Latest in Victorian Pulse, Cereal & Oilseed diseases – 2021 GRDC Update Papers

Pulse, cereal & oilseed crop diseases

The following papers were presented at the GRDC Updates in Bendigo in February 2021. This article includes a summary of key points from each paper, click on the title to find the full text.

Cereal disease update 2021

Authors: Mark McLean, Grant Hollaway and Hari Dadu (Agriculture Victoria), Robert Park (The University of Sydney), Art Diggle (DPIRD) and Kylie Ireland (Centre for Crop and Disease Management).

  • Proactive disease management that combines options (such as variety selection, paddock selection and appropriate fungicide use) provides proven sustainable and economic control of cereal diseases.
  • Stripe rust is likely to be important during 2021 especially where summer rain supports disease carry over. Field experiments found the new StripeRustWM App to be a useful tool to support in-crop fungicide decisions.
  • Mixed infection with both spot form of net blotch (SFNB) and net form of net blotch (NFNB) in the Wimmera and Mallee decreased the yield of susceptible barley varieties by 9% and 20%, respectively, demonstrating the benefit of control in disease conducive seasons.
  • Red leather leaf was the most common disease of oats in Victoria. During 2020, it reduced hay yield by 10 to 13% and grain yield by 15 to 20% demonstrating the need to implement control strategies.
  • Development of fungicide resistance is increasing in cereal pathogens but can be slowed through adoption of integrated control strategies and prudent use of fungicides.

Pulse disease research update

Authors: Joshua Fanning, Jason Brand, Grant Hollaway (Agriculture Victoria), James Manson (Southern Farming Systems), Blake Gontar (SARDI).

  • Selecting a more resistant variety will reduce grain yield losses caused by disease.
  • The faba bean, PBA Amberley will require fungicide application to prevent grain yield losses.
  • Fungicide strategies incorporating newer fungicide actives are providing equal or better disease control than older actives in faba bean and chickpea.
  • Applying fungicides to prevent ascochyta blight in chickpea when grain yields are above 0.5t/ha resulted in an economic advantage in field experiments.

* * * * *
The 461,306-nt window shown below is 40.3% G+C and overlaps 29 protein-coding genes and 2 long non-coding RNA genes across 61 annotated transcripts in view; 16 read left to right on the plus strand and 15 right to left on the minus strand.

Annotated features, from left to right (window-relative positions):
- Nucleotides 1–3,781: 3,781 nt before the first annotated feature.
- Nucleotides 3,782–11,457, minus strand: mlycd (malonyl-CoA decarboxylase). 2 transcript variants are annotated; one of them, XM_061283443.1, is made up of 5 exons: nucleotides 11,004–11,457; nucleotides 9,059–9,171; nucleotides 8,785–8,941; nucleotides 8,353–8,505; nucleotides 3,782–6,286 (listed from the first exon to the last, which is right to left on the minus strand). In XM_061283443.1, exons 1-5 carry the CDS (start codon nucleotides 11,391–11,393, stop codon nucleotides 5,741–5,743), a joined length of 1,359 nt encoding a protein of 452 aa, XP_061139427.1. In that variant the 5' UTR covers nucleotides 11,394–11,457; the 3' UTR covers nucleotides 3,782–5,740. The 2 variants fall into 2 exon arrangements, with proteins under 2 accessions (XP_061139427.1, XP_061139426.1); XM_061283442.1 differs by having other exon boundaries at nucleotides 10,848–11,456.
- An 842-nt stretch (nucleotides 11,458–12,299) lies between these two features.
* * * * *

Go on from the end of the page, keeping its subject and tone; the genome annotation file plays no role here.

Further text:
• Inter-row sowing into standing cereal stubble, compared to slashed stubble, is almost as effective at reducing chickpea grain yield losses due to ascochyta blight, as choosing a moderately susceptible variety compared to a susceptible variety.
  • Numerous pathogens have been detected in pulse roots, and many Fusarium spp. and Phoma/Didymella spp. have been shown to cause root disease.

Root disease in pulses – cause of poor performance?

Authors: Blake Gontar, Tara Garrard, Kelly Barnett, Entesar Abood and Alan Mckay (SARDI)

  • Root disease is common in pulses and appears to be causing varying levels of yield loss.
  • Five hundred and thirty-three pulse root survey samples were assessed in 2020, building on previous work. Pythium, root lesion nematode, Phoma pinodellaand Rhizoctonia solani AG8 are common across a range of pulses.
  • Less common but potentially more damaging Aphanomyces and Phytophthora continue to be detected; these are found across Australia but only infrequently at this stage.
  • Partial control of root disease in field trials in 2020 corresponded with yield increases of up to 0.62t/ha. Pulse root diseases are likely to be having significant yield impacts across Australia.

Vetch disease management

Authors: Joshua Fanning, Mitchell Fromm, Jason Brand (Agriculture Victoria) and Stuart Nagel (SARDI)

  • Grain yield losses in vetch of on average of 26% were observed in plots with no disease control.
  • Selecting resistant varieties and applying foliar fungicides will reduce grain yield losses.

Will I get an economic response from applying fungicide to canola for the control of blackleg?

Authors: Steve Marcroft (Marcroft Grains Pathology), Angela Van de Wouw (School of BioSciences, University of Melbourne), Susie Sprague (CSIRO) Andrew Ware (EPAG Research), Kurt Lindbeck (NSW DPI), Andrew Wherret (Livingfarm), Andrea Hills (DPIRD) and Nick Perndt (Marcroft Grains Pathology).

  • The canola industry has become more reliant on fungicides to control blackleg, in some regions there is reduced emphasis on cultural practices to reduce disease.
  • The decision to use a fungicide is not clear cut and should be based on the disease risk profile of the crop.
  • Severe blackleg crown canker occurs when plants are infected during early seedling growth. Prior to sowing, use the BlacklegCM decision support tool to identify high risk paddocks and explore management strategies to reduce yield loss.
  • Early vegetative (4-10 leaf) foliar fungicide application should be based on the risk profile of the crop, cultivar blackleg rating and estimation of the potential yield after scouting for leaf lesions.
  • Fungicide application decision-making for upper canopy infection is separate to the decision process for crown canker. Fungicide applications to control upper canopy infection can result in variable yield responses. It is important to understand the disease risk before applying a fungicide.
  • Knowledge on upper canopy infection is improving and it is likely that decision making will become more reliable. A decision support tool is expected to be released via GRDC investment when there is sufficient confidence on recommendations to aid decision making.

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